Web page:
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Euro-glossary Tuesday, 12 June, 2001, 12:23 GMT 13:23 UK
Polish workers
The right to work in the EU is a sticking point
Twelve countries are currently queuing up to join the European Union's 15 member states.

First wave
The Czech Republic
Second wave

They have been divided into two groups - the first and second waves - depending on when they began negotiations.

Turkey is also a candidate country but its political situation means it has not yet begun negotiations.

Before they can become members, candidates must fulfil a number of conditions - known as the Copenhagen criteria. These are:

  • Stability of institutions guaranteeing democracy, the rule of law, human rights and respect for and protection of minorities.
  • A functioning market economy, which can deal with the market forces of the EU.
  • The ability to meet the obligations of membership, including keeping to the aims of political, economic and monetary union.
  • The adoption and implementation of the acquis communautaire - the body of EU law.

The EU issues annual reports about how the candidate countries are getting on with the reforms necessary for EU membership.

But the EU also has its own work cut out in preparation for enlargement. Running a union of 27 rather than 15 members presents new challenges, and the EU has to find ways of dealing with them.

The Nice Treaty is dedicated to working out some of these problems.

It decides how many votes the new member states will get in the Council of Ministers and the European Parliament, and how the votes of current members will have to change as a consequence.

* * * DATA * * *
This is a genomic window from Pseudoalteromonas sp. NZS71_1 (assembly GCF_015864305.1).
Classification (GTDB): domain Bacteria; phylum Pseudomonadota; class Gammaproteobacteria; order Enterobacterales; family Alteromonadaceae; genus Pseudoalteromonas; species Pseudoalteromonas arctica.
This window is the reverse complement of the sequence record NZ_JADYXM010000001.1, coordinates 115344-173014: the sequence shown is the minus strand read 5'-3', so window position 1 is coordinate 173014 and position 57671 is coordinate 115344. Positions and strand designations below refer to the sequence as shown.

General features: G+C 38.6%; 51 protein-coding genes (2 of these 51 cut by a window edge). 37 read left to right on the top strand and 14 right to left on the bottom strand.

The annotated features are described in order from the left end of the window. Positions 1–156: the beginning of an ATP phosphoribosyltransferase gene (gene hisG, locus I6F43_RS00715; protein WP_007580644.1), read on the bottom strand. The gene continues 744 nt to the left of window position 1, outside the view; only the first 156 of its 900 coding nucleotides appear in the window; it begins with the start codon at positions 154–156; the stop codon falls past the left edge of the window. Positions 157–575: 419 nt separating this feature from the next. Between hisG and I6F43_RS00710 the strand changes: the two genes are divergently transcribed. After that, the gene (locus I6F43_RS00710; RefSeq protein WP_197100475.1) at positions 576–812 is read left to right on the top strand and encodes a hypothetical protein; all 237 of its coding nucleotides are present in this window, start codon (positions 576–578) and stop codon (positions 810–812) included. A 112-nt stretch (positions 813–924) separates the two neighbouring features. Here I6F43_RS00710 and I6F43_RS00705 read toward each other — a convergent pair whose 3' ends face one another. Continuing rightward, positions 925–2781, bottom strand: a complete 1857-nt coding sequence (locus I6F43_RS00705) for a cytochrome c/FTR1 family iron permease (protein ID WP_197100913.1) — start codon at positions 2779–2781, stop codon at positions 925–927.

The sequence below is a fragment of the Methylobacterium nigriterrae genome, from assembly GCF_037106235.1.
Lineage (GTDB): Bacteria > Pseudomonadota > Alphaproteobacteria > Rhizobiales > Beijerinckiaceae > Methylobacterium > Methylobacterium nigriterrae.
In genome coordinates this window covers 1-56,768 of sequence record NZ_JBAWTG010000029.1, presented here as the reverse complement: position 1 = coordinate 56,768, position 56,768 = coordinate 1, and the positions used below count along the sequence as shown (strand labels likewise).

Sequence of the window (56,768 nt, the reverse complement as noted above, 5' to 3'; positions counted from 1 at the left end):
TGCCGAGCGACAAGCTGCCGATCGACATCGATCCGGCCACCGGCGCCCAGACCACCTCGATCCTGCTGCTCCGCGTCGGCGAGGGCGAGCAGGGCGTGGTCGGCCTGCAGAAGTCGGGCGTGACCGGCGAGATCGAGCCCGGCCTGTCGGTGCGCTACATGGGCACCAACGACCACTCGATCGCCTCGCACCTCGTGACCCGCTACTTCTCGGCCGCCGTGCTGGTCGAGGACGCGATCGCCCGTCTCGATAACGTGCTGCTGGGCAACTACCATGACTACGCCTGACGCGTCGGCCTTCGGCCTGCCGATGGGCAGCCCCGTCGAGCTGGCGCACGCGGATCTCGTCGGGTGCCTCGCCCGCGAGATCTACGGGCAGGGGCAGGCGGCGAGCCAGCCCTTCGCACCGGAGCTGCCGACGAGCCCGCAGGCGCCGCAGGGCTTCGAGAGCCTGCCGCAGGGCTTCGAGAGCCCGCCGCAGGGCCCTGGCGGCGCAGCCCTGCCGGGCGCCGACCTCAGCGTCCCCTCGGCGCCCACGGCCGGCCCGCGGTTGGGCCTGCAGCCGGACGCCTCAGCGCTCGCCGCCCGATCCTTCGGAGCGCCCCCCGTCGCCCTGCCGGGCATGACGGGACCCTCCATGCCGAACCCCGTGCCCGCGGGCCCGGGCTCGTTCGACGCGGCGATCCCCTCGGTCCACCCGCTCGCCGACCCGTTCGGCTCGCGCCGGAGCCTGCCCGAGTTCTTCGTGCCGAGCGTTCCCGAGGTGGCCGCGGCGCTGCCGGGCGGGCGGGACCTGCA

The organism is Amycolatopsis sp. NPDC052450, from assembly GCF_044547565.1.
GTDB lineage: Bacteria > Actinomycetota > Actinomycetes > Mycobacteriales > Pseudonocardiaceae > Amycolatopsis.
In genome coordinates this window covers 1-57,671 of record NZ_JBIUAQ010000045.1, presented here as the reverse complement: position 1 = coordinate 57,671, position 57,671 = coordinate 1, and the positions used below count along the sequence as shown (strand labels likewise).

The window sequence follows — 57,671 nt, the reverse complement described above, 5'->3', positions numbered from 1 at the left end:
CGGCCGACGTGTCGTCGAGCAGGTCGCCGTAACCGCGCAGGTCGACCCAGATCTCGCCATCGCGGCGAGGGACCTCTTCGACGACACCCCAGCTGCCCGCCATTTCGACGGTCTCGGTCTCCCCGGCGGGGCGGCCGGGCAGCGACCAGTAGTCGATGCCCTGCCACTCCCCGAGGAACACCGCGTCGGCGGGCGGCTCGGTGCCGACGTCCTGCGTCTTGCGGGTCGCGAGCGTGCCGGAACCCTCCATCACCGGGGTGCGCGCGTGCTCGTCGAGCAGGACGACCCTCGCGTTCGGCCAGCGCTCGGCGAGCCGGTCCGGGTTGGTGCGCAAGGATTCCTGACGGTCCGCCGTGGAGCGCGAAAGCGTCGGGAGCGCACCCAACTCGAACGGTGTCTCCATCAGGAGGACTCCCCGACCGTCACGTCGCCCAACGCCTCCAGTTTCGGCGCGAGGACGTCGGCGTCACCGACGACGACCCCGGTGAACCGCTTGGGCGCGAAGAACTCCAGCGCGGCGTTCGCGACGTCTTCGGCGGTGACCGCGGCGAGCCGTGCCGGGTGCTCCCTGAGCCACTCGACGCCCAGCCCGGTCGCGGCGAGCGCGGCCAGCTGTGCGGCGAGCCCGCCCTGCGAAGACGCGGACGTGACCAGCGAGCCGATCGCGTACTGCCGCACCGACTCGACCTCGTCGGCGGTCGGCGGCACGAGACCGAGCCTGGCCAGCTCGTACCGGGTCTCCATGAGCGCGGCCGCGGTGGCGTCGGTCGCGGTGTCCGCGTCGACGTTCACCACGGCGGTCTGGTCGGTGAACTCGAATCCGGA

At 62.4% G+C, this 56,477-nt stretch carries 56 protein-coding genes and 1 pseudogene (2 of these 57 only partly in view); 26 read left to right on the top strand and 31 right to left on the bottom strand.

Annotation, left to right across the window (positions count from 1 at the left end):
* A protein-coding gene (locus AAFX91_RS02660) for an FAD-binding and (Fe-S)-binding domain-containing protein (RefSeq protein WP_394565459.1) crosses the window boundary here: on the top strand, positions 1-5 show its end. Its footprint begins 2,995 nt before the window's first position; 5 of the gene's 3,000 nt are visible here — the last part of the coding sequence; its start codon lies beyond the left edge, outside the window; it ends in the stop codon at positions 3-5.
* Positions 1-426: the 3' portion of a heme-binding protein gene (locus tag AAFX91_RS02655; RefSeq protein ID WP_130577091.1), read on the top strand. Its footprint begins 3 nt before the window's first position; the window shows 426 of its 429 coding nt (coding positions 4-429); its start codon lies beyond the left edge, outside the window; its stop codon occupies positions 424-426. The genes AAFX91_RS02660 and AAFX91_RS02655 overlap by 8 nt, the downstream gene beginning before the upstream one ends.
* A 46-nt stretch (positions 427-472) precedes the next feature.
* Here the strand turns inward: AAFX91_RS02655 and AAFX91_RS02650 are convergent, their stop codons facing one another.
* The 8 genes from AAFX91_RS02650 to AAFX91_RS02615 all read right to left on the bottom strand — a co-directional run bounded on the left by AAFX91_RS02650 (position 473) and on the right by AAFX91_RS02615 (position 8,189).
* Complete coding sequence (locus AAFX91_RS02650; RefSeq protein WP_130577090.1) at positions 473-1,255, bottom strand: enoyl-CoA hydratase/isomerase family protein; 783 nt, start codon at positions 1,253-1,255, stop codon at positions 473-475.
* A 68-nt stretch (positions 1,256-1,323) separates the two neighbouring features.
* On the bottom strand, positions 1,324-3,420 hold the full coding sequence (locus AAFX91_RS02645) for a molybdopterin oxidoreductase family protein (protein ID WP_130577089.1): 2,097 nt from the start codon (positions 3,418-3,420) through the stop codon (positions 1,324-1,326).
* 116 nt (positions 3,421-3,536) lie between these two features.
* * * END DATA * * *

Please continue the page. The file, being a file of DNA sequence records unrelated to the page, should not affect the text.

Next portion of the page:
It also puts a cap on the number of commissioners.

Irish hitch

The rejection of the Nice Treaty in a referendum in the Irish Republic has the potential to hold up the enlargement process. All 15 member states must ratify the treaty before it can come into force.

But EU officials insist that preparation for enlargement continues in spite of the "no" vote.

There are a number of other issues which remain unresolved.

There are particular concerns over how the Common Agricultural Policy will cope with a big and underdeveloped rural country like Poland.

And to pacify German and Austrian fears of a wave of cheap labour, the European Commission has suggested a transition period of up to seven years before citizens of the candidate countries may work in the rest of the EU.


Meanwhile, candidates want protective measures to prevent people from EU countries snapping up land and property.

Spain has also raised objections over the future of regional aid.

Once new, poorer members join, financial aid will be diverted away from the current beneficiaries, including Spain, to help them.

There is still no fixed date for when the first countries will join the EU, but at the Nice summit it was suggested that some may vote in the European parliamentary elections in 2004 - which presumes that they will already be members by then.

Poland and Estonia are still hoping to be in the European club by 2003 but with the ratification of the Nice Treaty still under doubt that looks more than a little optimistic.

See also:

13 Mar 01 | Euro-glossary
13 Mar 01 | Euro-glossary
12 Mar 01 | Euro-glossary
12 Mar 01 | Euro-glossary
12 Mar 01 | Euro-glossary
20 Mar 01 | Euro-glossary
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